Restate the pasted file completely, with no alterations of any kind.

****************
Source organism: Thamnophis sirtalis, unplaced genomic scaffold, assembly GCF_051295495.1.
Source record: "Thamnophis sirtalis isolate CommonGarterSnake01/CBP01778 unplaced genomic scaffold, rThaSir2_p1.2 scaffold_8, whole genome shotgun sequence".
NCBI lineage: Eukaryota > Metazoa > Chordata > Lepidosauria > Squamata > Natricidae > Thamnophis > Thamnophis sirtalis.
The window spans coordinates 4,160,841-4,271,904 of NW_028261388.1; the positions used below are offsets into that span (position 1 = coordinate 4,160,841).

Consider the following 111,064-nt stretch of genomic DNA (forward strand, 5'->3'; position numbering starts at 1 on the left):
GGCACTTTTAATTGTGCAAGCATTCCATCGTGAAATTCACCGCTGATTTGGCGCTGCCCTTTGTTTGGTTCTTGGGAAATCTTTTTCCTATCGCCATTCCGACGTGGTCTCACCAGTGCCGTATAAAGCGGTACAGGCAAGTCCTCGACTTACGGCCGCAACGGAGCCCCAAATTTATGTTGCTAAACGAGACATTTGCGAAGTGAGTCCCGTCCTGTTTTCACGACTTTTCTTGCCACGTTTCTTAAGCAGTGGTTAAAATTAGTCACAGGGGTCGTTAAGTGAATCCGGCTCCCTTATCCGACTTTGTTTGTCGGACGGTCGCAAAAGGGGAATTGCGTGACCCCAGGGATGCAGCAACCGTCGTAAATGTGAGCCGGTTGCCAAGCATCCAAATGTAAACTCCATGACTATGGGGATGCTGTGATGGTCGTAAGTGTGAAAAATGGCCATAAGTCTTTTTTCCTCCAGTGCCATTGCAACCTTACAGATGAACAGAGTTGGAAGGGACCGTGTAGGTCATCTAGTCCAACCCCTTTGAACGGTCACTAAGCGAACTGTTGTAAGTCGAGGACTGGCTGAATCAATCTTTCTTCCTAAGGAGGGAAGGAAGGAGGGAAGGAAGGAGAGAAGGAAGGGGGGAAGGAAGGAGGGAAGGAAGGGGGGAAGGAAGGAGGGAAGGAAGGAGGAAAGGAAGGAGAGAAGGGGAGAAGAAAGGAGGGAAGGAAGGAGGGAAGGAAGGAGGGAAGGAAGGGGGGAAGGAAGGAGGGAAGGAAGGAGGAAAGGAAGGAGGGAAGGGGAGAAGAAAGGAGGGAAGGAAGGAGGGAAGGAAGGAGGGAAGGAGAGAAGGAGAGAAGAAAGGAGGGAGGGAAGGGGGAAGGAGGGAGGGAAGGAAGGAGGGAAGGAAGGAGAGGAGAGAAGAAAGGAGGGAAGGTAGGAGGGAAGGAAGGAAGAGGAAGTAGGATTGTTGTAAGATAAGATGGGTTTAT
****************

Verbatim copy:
Source organism: Thamnophis sirtalis, unplaced genomic scaffold, assembly GCF_051295495.1.
Source record: "Thamnophis sirtalis isolate CommonGarterSnake01/CBP01778 unplaced genomic scaffold, rThaSir2_p1.2 scaffold_8, whole genome shotgun sequence".
NCBI lineage: Eukaryota > Metazoa > Chordata > Lepidosauria > Squamata > Natricidae > Thamnophis > Thamnophis sirtalis.
The window spans coordinates 4,160,841-4,271,904 of NW_028261388.1; the positions used below are offsets into that span (position 1 = coordinate 4,160,841).

Consider the following 111,064-nt stretch of genomic DNA (forward strand, 5'->3'; position numbering starts at 1 on the left):
GGCACTTTTAATTGTGCAAGCATTCCATCGTGAAATTCACCGCTGATTTGGCGCTGCCCTTTGTTTGGTTCTTGGGAAATCTTTTTCCTATCGCCATTCCGACGTGGTCTCACCAGTGCCGTATAAAGCGGTACAGGCAAGTCCTCGACTTACGGCCGCAACGGAGCCCCAAATTTATGTTGCTAAACGAGACATTTGCGAAGTGAGTCCCGTCCTGTTTTCACGACTTTTCTTGCCACGTTTCTTAAGCAGTGGTTAAAATTAGTCACAGGGGTCGTTAAGTGAATCCGGCTCCCTTATCCGACTTTGTTTGTCGGACGGTCGCAAAAGGGGAATTGCGTGACCCCAGGGATGCAGCAACCGTCGTAAATGTGAGCCGGTTGCCAAGCATCCAAATGTAAACTCCATGACTATGGGGATGCTGTGATGGTCGTAAGTGTGAAAAATGGCCATAAGTCTTTTTTCCTCCAGTGCCATTGCAACCTTACAGATGAACAGAGTTGGAAGGGACCGTGTAGGTCATCTAGTCCAACCCCTTTGAACGGTCACTAAGCGAACTGTTGTAAGTCGAGGACTGGCTGAATCAATCTTTCTTCCTAAGGAGGGAAGGAAGGAGGGAAGGAAGGAGAGAAGGAAGGGGGGAAGGAAGGAGGGAAGGAAGGGGGGAAGGAAGGAGGGAAGGAAGGAGGAAAGGAAGGAGAGAAGGGGAGAAGAAAGGAGGGAAGGAAGGAGGGAAGGAAGGAGGGAAGGAAGGGGGGAAGGAAGGAGGGAAGGAAGGAGGAAAGGAAGGAGGGAAGGGGAGAAGAAAGGAGGGAAGGAAGGAGGGAAGGAAGGAGGGAAGGAGAGAAGGAGAGAAGAAAGGAGGGAGGGAAGGGGGAAGGAGGGAGGGAAGGAAGGAGGGAAGGAAGGAGAGGAGAGAAGAAAGGAGGGAAGGTAGGAGGGAAGGAAGGAAGAGGAAGTAGGATTGTTGTAAGATAAGATGGGTTTAT